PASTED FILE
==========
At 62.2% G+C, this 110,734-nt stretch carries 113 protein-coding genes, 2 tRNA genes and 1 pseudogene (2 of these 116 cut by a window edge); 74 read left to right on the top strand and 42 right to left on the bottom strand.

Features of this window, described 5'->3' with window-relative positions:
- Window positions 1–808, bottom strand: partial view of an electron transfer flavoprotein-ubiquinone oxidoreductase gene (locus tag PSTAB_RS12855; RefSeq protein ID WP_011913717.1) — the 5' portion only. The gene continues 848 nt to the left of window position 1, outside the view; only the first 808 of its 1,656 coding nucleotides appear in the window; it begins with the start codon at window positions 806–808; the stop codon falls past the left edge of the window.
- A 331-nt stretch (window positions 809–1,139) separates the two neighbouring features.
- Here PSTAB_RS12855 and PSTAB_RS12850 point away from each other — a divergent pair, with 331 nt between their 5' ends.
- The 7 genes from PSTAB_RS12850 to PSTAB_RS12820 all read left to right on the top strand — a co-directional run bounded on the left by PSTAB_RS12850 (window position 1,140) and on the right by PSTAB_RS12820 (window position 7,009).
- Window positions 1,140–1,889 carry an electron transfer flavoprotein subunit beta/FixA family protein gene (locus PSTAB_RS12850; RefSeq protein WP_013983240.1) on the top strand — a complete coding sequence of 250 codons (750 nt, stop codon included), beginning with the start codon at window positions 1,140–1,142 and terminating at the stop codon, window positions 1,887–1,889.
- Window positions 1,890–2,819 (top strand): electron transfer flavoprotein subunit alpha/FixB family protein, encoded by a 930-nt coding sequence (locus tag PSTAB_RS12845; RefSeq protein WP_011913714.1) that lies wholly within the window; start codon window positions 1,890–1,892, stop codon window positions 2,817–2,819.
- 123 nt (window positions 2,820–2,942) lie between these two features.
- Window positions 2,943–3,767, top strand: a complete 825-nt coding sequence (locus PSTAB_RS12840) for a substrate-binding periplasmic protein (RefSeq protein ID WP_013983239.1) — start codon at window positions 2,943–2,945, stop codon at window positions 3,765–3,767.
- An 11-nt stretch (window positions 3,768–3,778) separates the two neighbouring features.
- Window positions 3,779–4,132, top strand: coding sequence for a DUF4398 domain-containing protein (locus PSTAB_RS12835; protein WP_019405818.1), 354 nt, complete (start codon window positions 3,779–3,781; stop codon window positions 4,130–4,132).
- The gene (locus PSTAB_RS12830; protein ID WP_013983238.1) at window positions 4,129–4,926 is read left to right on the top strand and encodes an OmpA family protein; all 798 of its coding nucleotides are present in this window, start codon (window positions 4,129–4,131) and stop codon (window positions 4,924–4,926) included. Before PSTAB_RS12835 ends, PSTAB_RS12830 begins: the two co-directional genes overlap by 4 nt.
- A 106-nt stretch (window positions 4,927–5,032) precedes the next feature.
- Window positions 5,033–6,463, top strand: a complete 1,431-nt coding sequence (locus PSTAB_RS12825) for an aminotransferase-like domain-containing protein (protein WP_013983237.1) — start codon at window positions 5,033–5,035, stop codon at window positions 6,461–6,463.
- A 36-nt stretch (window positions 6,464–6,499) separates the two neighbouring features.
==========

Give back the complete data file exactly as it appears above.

At 62.2% G+C, this 110,734-nt stretch carries 113 protein-coding genes, 2 tRNA genes and 1 pseudogene (2 of these 116 cut by a window edge); 74 read left to right on the top strand and 42 right to left on the bottom strand.

Features of this window, described 5'->3' with window-relative positions:
- Window positions 1–808, bottom strand: partial view of an electron transfer flavoprotein-ubiquinone oxidoreductase gene (locus tag PSTAB_RS12855; RefSeq protein ID WP_011913717.1) — the 5' portion only. The gene continues 848 nt to the left of window position 1, outside the view; only the first 808 of its 1,656 coding nucleotides appear in the window; it begins with the start codon at window positions 806–808; the stop codon falls past the left edge of the window.
- A 331-nt stretch (window positions 809–1,139) separates the two neighbouring features.
- Here PSTAB_RS12855 and PSTAB_RS12850 point away from each other — a divergent pair, with 331 nt between their 5' ends.
- The 7 genes from PSTAB_RS12850 to PSTAB_RS12820 all read left to right on the top strand — a co-directional run bounded on the left by PSTAB_RS12850 (window position 1,140) and on the right by PSTAB_RS12820 (window position 7,009).
- Window positions 1,140–1,889 carry an electron transfer flavoprotein subunit beta/FixA family protein gene (locus PSTAB_RS12850; RefSeq protein WP_013983240.1) on the top strand — a complete coding sequence of 250 codons (750 nt, stop codon included), beginning with the start codon at window positions 1,140–1,142 and terminating at the stop codon, window positions 1,887–1,889.
- Window positions 1,890–2,819 (top strand): electron transfer flavoprotein subunit alpha/FixB family protein, encoded by a 930-nt coding sequence (locus tag PSTAB_RS12845; RefSeq protein WP_011913714.1) that lies wholly within the window; start codon window positions 1,890–1,892, stop codon window positions 2,817–2,819.
- 123 nt (window positions 2,820–2,942) lie between these two features.
- Window positions 2,943–3,767, top strand: a complete 825-nt coding sequence (locus PSTAB_RS12840) for a substrate-binding periplasmic protein (RefSeq protein ID WP_013983239.1) — start codon at window positions 2,943–2,945, stop codon at window positions 3,765–3,767.
- An 11-nt stretch (window positions 3,768–3,778) separates the two neighbouring features.
- Window positions 3,779–4,132, top strand: coding sequence for a DUF4398 domain-containing protein (locus PSTAB_RS12835; protein WP_019405818.1), 354 nt, complete (start codon window positions 3,779–3,781; stop codon window positions 4,130–4,132).
- The gene (locus PSTAB_RS12830; protein ID WP_013983238.1) at window positions 4,129–4,926 is read left to right on the top strand and encodes an OmpA family protein; all 798 of its coding nucleotides are present in this window, start codon (window positions 4,129–4,131) and stop codon (window positions 4,924–4,926) included. Before PSTAB_RS12835 ends, PSTAB_RS12830 begins: the two co-directional genes overlap by 4 nt.
- A 106-nt stretch (window positions 4,927–5,032) precedes the next feature.
- Window positions 5,033–6,463, top strand: a complete 1,431-nt coding sequence (locus PSTAB_RS12825) for an aminotransferase-like domain-containing protein (protein WP_013983237.1) — start codon at window positions 5,033–5,035, stop codon at window positions 6,461–6,463.
- A 36-nt stretch (window positions 6,464–6,499) separates the two neighbouring features.